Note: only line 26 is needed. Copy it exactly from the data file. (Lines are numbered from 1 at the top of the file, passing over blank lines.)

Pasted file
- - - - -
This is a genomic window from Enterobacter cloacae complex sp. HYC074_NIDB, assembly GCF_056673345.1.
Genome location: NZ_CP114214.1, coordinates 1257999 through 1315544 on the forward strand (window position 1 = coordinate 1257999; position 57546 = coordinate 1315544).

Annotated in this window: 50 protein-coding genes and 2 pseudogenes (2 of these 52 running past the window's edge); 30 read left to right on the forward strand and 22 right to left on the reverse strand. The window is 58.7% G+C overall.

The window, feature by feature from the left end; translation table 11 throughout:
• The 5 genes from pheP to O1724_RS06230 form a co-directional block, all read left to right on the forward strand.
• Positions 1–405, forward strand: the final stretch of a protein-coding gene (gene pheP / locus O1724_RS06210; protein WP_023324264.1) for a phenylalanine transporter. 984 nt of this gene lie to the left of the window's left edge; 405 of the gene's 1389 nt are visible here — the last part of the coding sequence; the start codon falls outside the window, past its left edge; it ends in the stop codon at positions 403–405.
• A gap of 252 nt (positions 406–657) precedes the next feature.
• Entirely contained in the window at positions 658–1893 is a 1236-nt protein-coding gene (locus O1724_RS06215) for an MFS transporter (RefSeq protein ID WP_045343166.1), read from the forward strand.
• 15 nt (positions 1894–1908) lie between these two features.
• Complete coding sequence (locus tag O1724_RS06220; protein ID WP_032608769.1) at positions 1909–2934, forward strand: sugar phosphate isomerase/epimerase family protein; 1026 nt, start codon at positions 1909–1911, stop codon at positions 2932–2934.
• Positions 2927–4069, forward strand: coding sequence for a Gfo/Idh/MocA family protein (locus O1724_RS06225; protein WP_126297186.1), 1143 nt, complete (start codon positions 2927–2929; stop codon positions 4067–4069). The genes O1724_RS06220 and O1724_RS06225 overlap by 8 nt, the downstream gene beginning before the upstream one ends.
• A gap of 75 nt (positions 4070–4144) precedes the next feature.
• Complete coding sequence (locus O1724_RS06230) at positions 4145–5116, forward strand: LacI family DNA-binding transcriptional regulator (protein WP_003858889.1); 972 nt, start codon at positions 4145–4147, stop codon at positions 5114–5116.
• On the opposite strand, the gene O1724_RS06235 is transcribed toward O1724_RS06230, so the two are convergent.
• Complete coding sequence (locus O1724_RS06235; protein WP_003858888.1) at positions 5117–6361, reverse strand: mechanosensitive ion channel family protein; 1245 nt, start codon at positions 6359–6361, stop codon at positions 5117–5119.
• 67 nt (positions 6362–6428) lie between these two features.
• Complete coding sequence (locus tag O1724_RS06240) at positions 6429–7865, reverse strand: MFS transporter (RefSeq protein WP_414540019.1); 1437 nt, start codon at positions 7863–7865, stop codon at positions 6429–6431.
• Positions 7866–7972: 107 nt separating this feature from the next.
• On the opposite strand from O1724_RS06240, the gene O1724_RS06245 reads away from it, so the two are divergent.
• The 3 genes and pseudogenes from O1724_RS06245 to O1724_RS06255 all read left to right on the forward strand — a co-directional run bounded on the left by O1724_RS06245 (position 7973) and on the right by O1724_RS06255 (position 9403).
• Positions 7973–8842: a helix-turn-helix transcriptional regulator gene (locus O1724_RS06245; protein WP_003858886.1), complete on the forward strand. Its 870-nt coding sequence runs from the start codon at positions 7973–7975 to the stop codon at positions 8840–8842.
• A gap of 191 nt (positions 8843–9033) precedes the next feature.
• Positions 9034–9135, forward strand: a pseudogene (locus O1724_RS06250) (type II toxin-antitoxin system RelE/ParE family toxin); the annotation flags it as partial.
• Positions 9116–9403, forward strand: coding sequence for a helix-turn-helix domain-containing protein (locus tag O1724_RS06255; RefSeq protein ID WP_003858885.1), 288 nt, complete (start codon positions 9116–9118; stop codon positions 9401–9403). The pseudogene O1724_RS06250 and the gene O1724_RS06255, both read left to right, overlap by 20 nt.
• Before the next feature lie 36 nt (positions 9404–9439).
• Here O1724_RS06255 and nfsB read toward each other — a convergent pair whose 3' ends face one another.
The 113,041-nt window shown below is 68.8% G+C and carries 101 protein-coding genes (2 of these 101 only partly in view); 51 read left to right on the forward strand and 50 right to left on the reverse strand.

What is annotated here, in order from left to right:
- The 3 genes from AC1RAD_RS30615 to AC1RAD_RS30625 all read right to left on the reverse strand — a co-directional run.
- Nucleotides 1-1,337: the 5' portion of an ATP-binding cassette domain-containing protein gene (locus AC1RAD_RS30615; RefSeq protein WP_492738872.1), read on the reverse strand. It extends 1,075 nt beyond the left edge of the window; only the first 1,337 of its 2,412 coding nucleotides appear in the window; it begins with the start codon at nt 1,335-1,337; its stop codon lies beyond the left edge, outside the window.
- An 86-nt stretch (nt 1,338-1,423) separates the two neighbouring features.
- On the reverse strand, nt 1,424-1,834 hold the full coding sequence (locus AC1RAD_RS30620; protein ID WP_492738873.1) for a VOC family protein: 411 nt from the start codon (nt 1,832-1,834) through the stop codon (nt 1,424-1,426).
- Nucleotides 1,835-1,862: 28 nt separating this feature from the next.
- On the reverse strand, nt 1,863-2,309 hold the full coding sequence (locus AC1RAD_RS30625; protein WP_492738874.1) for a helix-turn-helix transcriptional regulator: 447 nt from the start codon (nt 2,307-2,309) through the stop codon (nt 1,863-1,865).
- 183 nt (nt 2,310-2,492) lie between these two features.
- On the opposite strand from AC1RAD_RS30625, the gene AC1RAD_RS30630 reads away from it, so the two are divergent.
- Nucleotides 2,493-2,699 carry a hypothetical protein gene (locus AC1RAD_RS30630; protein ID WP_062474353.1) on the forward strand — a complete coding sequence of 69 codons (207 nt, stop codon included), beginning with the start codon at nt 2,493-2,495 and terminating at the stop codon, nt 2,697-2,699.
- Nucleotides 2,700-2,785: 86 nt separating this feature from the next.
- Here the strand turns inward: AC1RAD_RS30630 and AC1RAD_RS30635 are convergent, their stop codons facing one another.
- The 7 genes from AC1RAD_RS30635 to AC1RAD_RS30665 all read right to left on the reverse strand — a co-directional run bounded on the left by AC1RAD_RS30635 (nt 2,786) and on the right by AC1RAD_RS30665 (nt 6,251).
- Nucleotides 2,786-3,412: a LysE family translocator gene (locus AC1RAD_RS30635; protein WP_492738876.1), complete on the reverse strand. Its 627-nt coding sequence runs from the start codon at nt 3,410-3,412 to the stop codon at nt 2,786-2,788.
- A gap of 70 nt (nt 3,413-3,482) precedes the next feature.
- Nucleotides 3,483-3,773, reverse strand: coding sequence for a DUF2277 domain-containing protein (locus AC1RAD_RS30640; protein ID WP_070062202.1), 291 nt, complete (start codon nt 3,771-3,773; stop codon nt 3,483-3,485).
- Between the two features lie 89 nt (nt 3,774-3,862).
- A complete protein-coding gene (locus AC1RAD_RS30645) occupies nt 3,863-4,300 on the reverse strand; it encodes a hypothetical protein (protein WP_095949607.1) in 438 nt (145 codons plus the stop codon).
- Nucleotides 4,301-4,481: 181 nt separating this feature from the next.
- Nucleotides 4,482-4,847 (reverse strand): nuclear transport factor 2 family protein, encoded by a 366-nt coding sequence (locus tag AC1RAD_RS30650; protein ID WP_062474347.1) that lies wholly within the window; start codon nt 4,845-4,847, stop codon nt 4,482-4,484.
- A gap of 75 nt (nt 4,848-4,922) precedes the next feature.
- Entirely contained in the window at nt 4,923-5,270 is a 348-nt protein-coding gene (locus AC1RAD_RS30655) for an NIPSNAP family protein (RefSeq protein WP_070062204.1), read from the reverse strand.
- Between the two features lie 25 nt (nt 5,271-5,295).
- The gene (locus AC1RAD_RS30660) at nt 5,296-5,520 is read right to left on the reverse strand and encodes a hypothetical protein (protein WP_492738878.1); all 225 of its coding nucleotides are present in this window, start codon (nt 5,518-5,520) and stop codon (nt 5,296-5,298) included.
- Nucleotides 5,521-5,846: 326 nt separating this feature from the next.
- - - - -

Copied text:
• Here O1724_RS06255 and nfsB read toward each other — a convergent pair whose 3' ends face one another.